Friday, 24 August 2012

Book Review: The Brief Wondrous Life of Oscar Wao

Genre:  Literature & Fiction
Author: Junot Diaz
Rating: 5 out of 5 Stars

I admit to a bit of race confusion. When I was growing up people of a certain colour were 'Negroes.' Later they were 'Blacks' and then 'African-Americans.' Or perhaps they were 'African-Americans' first and then became 'Blacks'. I am not sure. There was an an entire period of American racial history I obviously didn't keep up on.

The one thing I am sure of was that Negroes or Blacks or African-Americans were never, ever Niggers. That was a word that was simply not heard where I grew up. It was a word that was so ugly, so beyond the pale, that I in fact never heard it until the civil rights clashes in the 60's.

Now perhaps back in the days when Huck Finn talked about 'Nigger Jim' the word wasn't as ugly as it since became (I like Mark Twain and am trying to give him a bit of a pass here) but my entire childhood, youth, and adulthood it has been an ugly word that is just not used. Ever. So, frankly, when I hear two brothers using it towards each other I still cringe. I still think it is ugly. I still think it is wrong and nothing can make it right no matter how it is used or no matter who uses it.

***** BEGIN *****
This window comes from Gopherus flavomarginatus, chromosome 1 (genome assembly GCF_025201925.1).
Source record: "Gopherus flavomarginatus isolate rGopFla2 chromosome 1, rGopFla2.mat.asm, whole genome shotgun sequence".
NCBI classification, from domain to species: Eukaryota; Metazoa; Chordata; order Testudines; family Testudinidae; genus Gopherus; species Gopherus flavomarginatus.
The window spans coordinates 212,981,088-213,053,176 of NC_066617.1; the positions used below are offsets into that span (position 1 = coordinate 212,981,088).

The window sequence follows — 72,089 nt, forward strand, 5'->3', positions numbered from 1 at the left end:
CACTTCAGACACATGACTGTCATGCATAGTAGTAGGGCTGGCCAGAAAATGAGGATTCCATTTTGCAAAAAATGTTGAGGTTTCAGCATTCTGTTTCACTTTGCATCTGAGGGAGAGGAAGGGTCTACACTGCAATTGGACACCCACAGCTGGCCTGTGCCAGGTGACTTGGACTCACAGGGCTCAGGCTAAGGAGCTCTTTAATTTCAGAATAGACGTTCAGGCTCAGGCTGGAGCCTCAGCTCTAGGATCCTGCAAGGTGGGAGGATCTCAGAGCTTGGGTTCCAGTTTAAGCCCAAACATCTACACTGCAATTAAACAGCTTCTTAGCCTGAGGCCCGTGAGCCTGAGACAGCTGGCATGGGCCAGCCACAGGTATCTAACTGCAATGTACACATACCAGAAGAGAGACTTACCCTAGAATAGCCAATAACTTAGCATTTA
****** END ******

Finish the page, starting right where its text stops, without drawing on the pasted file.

But, I suppose that is just me and if the use of the pejorative 'Nigger' by Blacks towards Blacks is the only criticism I can make towards Junot Diaz' Pulitzer Prize winning novel, The Brief Wondrous Life of Oscar Wao it is a small criticism. This book is a delight to read.

The Boston Globe wrote "Graceful and raw and painful and smart ... His prose is sensible poetry that moves like an interesting conversation ... The pages turn and all of a sudden you're done and you want more.

This is a riveting, compelling, story rich in character and detail and deserving of the awards it has won.

Brad Thomas Parsons' review on Amazon says, " The titular Oscar is a 300-pound-plus "lovesick ghetto nerd" with zero game (except for Dungeons & Dragons) who cranks out pages of fantasy fiction with the hopes of becoming a Dominican J.R.R. Tolkien. The book is also the story of a multi-generational family curse that courses through the book, leaving troubles and tragedy in its wake. This was the most dynamic, entertaining, and achingly heartfelt novel I've read in a long time. My head is still buzzing with the memory of dozens of killer passages that I dog-eared throughout the book. The rope-a-dope narrative is funny, hip, tragic, soulful, and bursting with desire. Make some room for Oscar Wao on your bookshelf--you won't be disappointed.
(Originally posted to Multiply on October 12, 2008)

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